Pianist Billy Mayerl was born on May 31, 1902, in London's West End. His talent for the instrument was immediate, and by the age of seven he was studying at Trinity College of Music. By his late teens he was earning decent money tinkling the ivories at dances and silent movie cinemas throughout London and its environs. As a natural showman he enjoyed the attention. However, the gigs also afforded Mayerl plenty of room to improvise, and this would come to influence his own compositional style. In 1922, Mayerl was in residency at a Southampton hotel when he was discovered by bandleader and saxophonist Bert Ralton, who recruited the pianist for his Havana Band at London's Savoy Hotel. Mayerl's charismatic style was a hit. Listeners loved his classically inspired yet flashy style, which incorporated nimble finger runs and fluttery, crowd-pleasing melodies. Between 1923 and 1926, he was a featured soloist for the band's frequent BBC radio performances. The steady work allowed him to marry his sweetheart, fellow pianist Jill Bernini, and also afforded him the opportunity to record some of his own compositions. In addition, he gave the first British performance of Gershwin's "Rhapsody in Blue," on October 28, 1925.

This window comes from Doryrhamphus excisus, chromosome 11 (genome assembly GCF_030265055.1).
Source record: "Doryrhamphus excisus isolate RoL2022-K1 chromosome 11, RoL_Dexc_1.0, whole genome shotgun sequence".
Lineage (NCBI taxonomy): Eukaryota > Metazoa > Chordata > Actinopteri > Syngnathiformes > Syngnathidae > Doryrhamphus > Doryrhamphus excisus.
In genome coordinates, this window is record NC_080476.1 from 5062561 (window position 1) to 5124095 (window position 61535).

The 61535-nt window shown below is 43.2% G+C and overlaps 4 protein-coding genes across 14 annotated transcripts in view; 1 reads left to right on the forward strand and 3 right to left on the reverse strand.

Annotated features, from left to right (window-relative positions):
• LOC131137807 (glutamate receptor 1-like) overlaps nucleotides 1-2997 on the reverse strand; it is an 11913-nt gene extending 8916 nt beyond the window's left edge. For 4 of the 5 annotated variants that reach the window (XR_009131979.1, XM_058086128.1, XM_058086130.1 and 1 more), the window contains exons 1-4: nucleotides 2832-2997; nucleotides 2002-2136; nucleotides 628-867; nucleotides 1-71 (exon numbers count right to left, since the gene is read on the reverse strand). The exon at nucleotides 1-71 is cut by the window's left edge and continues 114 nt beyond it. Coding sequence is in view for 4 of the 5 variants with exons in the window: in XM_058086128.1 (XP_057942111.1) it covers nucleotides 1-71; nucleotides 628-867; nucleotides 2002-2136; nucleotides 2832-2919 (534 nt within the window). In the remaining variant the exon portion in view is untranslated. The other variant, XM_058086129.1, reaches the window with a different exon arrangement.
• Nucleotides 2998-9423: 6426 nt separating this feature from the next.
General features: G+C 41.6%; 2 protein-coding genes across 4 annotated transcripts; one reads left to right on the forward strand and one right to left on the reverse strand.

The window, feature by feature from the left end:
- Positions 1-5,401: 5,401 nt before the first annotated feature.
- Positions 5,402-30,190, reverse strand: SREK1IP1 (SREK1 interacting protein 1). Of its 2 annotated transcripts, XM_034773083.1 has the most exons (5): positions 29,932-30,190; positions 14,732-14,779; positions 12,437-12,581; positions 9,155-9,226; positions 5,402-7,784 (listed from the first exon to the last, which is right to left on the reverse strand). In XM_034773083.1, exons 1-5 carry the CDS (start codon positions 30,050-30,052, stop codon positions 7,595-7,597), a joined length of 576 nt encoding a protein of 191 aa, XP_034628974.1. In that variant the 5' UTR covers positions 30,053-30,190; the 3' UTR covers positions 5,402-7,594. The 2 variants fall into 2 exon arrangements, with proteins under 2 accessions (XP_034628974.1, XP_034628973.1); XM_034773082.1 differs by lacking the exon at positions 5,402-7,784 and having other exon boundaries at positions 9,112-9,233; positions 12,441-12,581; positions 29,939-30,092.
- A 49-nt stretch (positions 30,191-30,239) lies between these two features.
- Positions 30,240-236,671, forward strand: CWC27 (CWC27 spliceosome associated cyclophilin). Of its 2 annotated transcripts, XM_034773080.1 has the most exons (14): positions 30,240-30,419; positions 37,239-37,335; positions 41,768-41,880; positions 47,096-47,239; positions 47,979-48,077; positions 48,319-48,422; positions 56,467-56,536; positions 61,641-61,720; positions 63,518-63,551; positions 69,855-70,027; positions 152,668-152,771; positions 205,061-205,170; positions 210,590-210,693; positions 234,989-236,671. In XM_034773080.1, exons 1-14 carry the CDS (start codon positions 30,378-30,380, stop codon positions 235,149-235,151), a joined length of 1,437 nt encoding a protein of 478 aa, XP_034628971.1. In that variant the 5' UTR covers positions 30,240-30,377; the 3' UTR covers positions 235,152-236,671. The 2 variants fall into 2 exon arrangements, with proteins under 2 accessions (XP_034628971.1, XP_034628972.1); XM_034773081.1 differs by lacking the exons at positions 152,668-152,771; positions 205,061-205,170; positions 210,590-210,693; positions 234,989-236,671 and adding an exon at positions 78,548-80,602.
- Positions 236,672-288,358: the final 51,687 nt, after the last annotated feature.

After leaving the Savoy band, he continued to perform for the BBC while also touring the country as an entertainer, composing his own material, and developing a series of musical comedies for the theater. He established a correspondence course for instruction in piano and composition, and the school thrived throughout the 1930s. The onslaught of World War II somewhat derailed Mayerl's winning streak, but the pianist stayed in London and worked hard recording and entertaining. After the war, Mayerl took up with the BBC once again, toured successfully throughout Australia and New Zealand, and continued to write music. Over the years, virtuosic pieces such as "Jazzaristrix," "Nimble Fingered Gentleman," "Jasmine," and "Sweet William" had cemented the pianist and composer's reputation. But it was the sunny melody and lighthearted, lightning-fast keyboard work of "Marigold" that made it his signature tune. Upon his death from a heart attack in 1959, "Marigold" remained his most memorable composition. Shellwood remastered and reissued a series of Mayerl during the '90s; in 2003, Naxos issued Original Recordings in two volumes. ~ Johnny Loftus, Rovi